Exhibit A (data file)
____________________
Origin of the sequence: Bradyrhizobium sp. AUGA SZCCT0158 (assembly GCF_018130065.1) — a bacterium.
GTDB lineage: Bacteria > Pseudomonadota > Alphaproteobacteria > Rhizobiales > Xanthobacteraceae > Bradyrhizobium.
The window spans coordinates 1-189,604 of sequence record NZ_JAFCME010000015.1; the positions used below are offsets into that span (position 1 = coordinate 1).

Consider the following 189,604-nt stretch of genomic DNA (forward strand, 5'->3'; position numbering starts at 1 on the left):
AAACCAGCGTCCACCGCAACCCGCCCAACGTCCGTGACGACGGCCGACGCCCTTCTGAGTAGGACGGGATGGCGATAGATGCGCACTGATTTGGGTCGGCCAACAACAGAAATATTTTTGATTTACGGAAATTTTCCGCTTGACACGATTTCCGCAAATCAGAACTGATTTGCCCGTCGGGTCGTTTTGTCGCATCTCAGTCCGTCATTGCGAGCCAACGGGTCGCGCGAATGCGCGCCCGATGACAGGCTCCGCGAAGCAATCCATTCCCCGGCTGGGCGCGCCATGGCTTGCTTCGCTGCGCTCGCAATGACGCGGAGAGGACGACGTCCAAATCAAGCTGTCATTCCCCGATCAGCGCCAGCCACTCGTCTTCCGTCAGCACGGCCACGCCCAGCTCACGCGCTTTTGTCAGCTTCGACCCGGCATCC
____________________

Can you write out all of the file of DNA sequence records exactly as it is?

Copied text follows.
Origin of the sequence: Bradyrhizobium sp. AUGA SZCCT0158 (assembly GCF_018130065.1) — a bacterium.
GTDB lineage: Bacteria > Pseudomonadota > Alphaproteobacteria > Rhizobiales > Xanthobacteraceae > Bradyrhizobium.
The window spans coordinates 1-189,604 of sequence record NZ_JAFCME010000015.1; the positions used below are offsets into that span (position 1 = coordinate 1).

Consider the following 189,604-nt stretch of genomic DNA (forward strand, 5'->3'; position numbering starts at 1 on the left):
AAACCAGCGTCCACCGCAACCCGCCCAACGTCCGTGACGACGGCCGACGCCCTTCTGAGTAGGACGGGATGGCGATAGATGCGCACTGATTTGGGTCGGCCAACAACAGAAATATTTTTGATTTACGGAAATTTTCCGCTTGACACGATTTCCGCAAATCAGAACTGATTTGCCCGTCGGGTCGTTTTGTCGCATCTCAGTCCGTCATTGCGAGCCAACGGGTCGCGCGAATGCGCGCCCGATGACAGGCTCCGCGAAGCAATCCATTCCCCGGCTGGGCGCGCCATGGCTTGCTTCGCTGCGCTCGCAATGACGCGGAGAGGACGACGTCCAAATCAAGCTGTCATTCCCCGATCAGCGCCAGCCACTCGTCTTCCGTCAGCACGGCCACGCCCAGCTCACGCGCTTTTGTCAGCTTCGACCCGGCATCC